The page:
TORONTO -- The Toronto Blue Jays are scary good at this point. Weakness? You'd have to look long and hard to find one. How's that for a scouting report?
"We definitely feel good about where we are at right now," third baseman Josh Donaldson said.
Donaldson was speaking outside another wild clubhouse celebration, the third one the Blue Jays have had in eight days. His team is playing its best at a time when the lights are brightest and stakes highest, and isn't that what championship teams always do?
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Toronto completed a three-game sweep of the Texas Rangers in the American League Division Series on Sunday night with a 7-6 victory in 10 innings.
For the second consecutive year, the Blue Jays are in the AL Championship Series, and they will play Game 1 against the Indians on Friday at 8 p.m. ET at Progressive Field in Cleveland. The ALCS will be broadcast on TBS, as well as Sportsnet and RDS (in French) in Canada.
In these three games against the Rangers, the Blue Jays had all of their many strengths on display, hitting eight home runs and scoring 22 runs.
Bullpen? It was nearly airtight with a 2.00 ERA.
Rotation? It might be baseball's deepest.
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Toronto has won six straight games, a streak that stretches back to the final two games of the regular season when it was still trying to clinch a postseason berth.
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The Jays followed those two emotional victories against the Red Sox in Boston by winning the AL Wild Card Game at home against the Orioles and then taking three straight against the Rangers to advance.
Toronto is a remarkable story on a couple of levels. One is that the Blue Jays' roster was reshaped, with 16 of the players on their roster at the beginning of the ALDS arriving in the past 24 months.
Manager John Gibbons, the man who has made all of the new pieces fit so seamlessly, said that his club changed for the better almost overnight. The Jays are 138-97, including the postseason, since Aug. 1, 2015. Only the Cubs have won more games in this stretch.
Gibbons calls catcher Russell Martin, a free-agent signing before the 2015 season, the "backbone of our team." He has some of the same praise for Donaldson, who was acquired that same offseason in a trade with the Oakland Athletics.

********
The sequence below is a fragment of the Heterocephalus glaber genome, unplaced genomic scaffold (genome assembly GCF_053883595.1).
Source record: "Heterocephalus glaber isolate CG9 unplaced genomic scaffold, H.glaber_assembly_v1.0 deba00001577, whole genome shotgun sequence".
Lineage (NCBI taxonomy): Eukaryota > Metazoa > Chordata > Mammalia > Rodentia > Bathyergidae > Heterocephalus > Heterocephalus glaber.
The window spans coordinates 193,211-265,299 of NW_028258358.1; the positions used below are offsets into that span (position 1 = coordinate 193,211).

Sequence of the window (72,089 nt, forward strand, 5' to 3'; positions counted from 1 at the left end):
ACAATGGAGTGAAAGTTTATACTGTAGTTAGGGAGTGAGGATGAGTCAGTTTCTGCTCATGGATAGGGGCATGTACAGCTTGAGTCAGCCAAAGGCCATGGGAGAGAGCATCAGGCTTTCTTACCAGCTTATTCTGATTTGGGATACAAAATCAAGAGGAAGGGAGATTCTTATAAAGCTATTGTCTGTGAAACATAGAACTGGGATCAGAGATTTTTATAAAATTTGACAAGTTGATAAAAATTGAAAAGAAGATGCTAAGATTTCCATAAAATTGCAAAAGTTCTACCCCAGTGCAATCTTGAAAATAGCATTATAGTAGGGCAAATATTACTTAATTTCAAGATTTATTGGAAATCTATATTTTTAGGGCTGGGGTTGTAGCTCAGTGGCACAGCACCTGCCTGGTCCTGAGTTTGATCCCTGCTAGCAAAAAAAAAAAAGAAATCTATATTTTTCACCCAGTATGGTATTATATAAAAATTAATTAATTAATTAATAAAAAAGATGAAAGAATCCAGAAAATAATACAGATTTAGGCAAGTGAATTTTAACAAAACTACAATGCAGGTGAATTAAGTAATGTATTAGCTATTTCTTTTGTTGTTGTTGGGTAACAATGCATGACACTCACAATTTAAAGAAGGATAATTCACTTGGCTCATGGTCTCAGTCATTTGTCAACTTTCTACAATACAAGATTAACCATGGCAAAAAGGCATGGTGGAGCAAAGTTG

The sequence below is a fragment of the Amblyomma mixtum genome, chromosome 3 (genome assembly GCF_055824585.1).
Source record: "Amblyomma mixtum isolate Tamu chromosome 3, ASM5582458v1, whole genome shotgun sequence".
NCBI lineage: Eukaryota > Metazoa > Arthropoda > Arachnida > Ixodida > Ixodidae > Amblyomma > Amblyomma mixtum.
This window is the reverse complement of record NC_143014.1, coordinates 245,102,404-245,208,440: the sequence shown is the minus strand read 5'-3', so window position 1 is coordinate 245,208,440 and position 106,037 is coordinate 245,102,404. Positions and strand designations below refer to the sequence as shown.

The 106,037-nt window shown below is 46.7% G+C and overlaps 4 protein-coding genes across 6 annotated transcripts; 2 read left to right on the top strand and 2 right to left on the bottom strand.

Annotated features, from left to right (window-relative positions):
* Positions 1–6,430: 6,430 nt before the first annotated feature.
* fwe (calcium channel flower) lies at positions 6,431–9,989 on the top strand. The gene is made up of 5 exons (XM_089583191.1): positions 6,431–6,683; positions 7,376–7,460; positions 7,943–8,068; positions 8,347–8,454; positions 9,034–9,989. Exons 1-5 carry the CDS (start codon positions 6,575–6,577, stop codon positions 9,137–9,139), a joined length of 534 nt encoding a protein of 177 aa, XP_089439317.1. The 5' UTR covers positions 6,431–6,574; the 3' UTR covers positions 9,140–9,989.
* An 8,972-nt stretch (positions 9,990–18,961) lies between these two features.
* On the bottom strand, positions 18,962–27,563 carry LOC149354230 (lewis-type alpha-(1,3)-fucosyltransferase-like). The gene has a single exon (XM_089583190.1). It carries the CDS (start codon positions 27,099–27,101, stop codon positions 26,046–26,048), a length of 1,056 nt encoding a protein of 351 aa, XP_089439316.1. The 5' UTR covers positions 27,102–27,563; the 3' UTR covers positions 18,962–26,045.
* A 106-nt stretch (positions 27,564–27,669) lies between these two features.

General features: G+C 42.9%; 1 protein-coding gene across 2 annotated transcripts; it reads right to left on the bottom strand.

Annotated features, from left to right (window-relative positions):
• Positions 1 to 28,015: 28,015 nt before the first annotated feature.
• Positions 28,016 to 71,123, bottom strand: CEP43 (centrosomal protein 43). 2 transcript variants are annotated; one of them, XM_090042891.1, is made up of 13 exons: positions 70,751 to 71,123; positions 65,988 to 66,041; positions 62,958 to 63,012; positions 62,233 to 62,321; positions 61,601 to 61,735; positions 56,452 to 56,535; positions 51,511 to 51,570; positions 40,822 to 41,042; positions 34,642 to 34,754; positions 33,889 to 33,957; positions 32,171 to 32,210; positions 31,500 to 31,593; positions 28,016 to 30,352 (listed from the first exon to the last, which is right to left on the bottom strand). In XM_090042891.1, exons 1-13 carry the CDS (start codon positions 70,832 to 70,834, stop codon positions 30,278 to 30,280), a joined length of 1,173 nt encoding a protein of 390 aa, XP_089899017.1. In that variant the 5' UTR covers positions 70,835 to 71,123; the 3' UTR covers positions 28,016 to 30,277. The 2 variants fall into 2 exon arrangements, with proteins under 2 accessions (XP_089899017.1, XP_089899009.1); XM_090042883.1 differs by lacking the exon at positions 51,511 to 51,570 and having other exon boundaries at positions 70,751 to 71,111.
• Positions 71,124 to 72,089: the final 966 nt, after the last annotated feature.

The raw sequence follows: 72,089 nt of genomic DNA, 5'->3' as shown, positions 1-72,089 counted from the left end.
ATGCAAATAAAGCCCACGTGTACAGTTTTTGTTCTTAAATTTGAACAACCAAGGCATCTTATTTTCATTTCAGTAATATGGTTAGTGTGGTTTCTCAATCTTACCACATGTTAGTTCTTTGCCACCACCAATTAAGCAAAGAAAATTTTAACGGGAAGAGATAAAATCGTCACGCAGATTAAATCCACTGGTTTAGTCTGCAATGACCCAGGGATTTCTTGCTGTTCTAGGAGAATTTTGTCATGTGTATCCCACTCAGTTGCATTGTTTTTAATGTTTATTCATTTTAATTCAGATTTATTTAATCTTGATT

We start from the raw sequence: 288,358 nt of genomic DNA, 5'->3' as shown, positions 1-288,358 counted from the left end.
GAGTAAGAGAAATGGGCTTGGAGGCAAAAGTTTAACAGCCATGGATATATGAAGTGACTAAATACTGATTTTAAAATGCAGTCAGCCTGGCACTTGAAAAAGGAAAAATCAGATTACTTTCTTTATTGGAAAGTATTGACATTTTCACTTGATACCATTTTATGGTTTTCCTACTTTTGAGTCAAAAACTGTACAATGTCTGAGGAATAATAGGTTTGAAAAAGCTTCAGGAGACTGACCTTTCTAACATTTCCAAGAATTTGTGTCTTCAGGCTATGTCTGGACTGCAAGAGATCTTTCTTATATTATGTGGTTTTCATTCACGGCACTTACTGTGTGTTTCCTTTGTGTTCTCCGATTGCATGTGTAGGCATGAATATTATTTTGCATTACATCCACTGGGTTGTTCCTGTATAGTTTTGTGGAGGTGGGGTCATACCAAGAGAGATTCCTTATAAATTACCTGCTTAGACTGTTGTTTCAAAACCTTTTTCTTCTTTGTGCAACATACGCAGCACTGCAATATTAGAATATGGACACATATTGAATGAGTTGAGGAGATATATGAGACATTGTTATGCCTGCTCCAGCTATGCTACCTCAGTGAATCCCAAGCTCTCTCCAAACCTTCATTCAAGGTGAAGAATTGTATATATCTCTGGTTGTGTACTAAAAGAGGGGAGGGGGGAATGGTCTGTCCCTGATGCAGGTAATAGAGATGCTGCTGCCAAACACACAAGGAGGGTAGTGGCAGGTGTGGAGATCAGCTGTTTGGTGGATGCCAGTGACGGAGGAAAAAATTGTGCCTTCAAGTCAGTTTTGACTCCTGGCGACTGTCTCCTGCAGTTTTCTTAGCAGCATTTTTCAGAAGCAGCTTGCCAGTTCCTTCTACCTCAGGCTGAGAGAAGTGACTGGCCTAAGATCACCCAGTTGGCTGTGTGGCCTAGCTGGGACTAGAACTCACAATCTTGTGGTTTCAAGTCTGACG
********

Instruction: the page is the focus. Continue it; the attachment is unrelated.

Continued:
"For one thing, they brought some toughness to us," Gibbons said. "The previous couple of years, I didn't think we had enough of that. They made a big difference, because you can have a ton of talent, but if you don't have some toughness, some gamers and some guys that are really motivated every day to win, you come up empty."
The Blue Jays occasionally get criticized for an offense that sputters without home runs. They make no apologies for this. They're comfortable with who they are and how they win.
"That's the kind of players we have," Gibbons said.
Here's the flip side: When the baseball is flying over the fence, Toronto is almost unbeatable. And right now, it's flying.
The Jays have hit 11 home runs during the six-game winning streak, and they started quickly on Sunday night by tagging Rangers starter Colby Lewis twice in the first inning.
Edwin Encarnacion hit a two-run shot, and two batters later, Martin belted a solo homer. Those home runs began a tough day for Lewis, who didn't make it out of the third inning, forcing Texas manager Jeff Banister to use six relievers.
"Well, it definitely took a collective effort," Martin said. "I felt like this series was kind of an indicator of how our team is built. We're resilient. It's just nice to have a team that goes out there and battles -- guys that play hurt, guys play banged up, no excuses. Just really proud of this team and the way we handle ourselves."
Another part for Toronto is that playoff baseball isn't new. The Blue Jays eliminated the Rangers in a five-game ALDS last season and pushed the Royals to Game 6 of the ALCS before coming up short.
The Jays' season began with a collective resolve to take another step forward. So far, they're on schedule, with the Indians standing in the way of the franchise's first World Series appearance in 23 years.
"Now that we're in, we're enjoying it a little more," Gibbons said. "I sensed this whole series more of a calmness, confidence than I felt last year with everybody. And that's experience and the belief that they can do something. So we'll wait and see what happens."